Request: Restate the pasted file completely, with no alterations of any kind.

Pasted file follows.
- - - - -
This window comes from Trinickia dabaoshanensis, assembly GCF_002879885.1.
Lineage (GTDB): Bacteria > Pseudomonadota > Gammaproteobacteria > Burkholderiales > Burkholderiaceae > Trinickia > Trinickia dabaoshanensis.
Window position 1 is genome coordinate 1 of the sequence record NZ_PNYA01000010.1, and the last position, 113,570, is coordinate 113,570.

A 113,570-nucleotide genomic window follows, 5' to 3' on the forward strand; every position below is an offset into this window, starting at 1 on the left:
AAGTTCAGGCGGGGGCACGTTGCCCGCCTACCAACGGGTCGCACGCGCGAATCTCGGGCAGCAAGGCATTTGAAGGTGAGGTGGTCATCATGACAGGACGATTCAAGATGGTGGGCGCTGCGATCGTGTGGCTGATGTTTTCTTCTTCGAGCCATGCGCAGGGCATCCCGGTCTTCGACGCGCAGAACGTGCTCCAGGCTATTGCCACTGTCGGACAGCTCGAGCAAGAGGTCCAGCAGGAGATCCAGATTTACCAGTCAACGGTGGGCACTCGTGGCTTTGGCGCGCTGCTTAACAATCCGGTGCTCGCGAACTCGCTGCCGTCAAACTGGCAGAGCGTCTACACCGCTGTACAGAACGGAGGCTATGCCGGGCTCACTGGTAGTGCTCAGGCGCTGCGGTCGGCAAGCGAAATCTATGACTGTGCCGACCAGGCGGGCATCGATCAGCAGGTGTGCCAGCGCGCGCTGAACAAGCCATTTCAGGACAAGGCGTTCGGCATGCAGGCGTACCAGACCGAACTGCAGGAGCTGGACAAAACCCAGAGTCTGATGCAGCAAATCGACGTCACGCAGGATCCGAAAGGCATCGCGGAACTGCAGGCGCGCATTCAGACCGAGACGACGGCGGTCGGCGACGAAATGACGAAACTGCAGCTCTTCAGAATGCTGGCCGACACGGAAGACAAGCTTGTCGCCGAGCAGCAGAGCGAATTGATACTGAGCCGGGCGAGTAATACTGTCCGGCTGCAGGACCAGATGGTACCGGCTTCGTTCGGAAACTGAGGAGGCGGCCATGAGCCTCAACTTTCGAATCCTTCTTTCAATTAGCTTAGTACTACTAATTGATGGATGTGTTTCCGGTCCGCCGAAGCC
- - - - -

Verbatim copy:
This window comes from Trinickia dabaoshanensis, assembly GCF_002879885.1.
Lineage (GTDB): Bacteria > Pseudomonadota > Gammaproteobacteria > Burkholderiales > Burkholderiaceae > Trinickia > Trinickia dabaoshanensis.
Window position 1 is genome coordinate 1 of the sequence record NZ_PNYA01000010.1, and the last position, 113,570, is coordinate 113,570.

A 113,570-nucleotide genomic window follows, 5' to 3' on the forward strand; every position below is an offset into this window, starting at 1 on the left:
AAGTTCAGGCGGGGGCACGTTGCCCGCCTACCAACGGGTCGCACGCGCGAATCTCGGGCAGCAAGGCATTTGAAGGTGAGGTGGTCATCATGACAGGACGATTCAAGATGGTGGGCGCTGCGATCGTGTGGCTGATGTTTTCTTCTTCGAGCCATGCGCAGGGCATCCCGGTCTTCGACGCGCAGAACGTGCTCCAGGCTATTGCCACTGTCGGACAGCTCGAGCAAGAGGTCCAGCAGGAGATCCAGATTTACCAGTCAACGGTGGGCACTCGTGGCTTTGGCGCGCTGCTTAACAATCCGGTGCTCGCGAACTCGCTGCCGTCAAACTGGCAGAGCGTCTACACCGCTGTACAGAACGGAGGCTATGCCGGGCTCACTGGTAGTGCTCAGGCGCTGCGGTCGGCAAGCGAAATCTATGACTGTGCCGACCAGGCGGGCATCGATCAGCAGGTGTGCCAGCGCGCGCTGAACAAGCCATTTCAGGACAAGGCGTTCGGCATGCAGGCGTACCAGACCGAACTGCAGGAGCTGGACAAAACCCAGAGTCTGATGCAGCAAATCGACGTCACGCAGGATCCGAAAGGCATCGCGGAACTGCAGGCGCGCATTCAGACCGAGACGACGGCGGTCGGCGACGAAATGACGAAACTGCAGCTCTTCAGAATGCTGGCCGACACGGAAGACAAGCTTGTCGCCGAGCAGCAGAGCGAATTGATACTGAGCCGGGCGAGTAATACTGTCCGGCTGCAGGACCAGATGGTACCGGCTTCGTTCGGAAACTGAGGAGGCGGCCATGAGCCTCAACTTTCGAATCCTTCTTTCAATTAGCTTAGTACTACTAATTGATGGATGTGTTTCCGGTCCGCCGAAGCC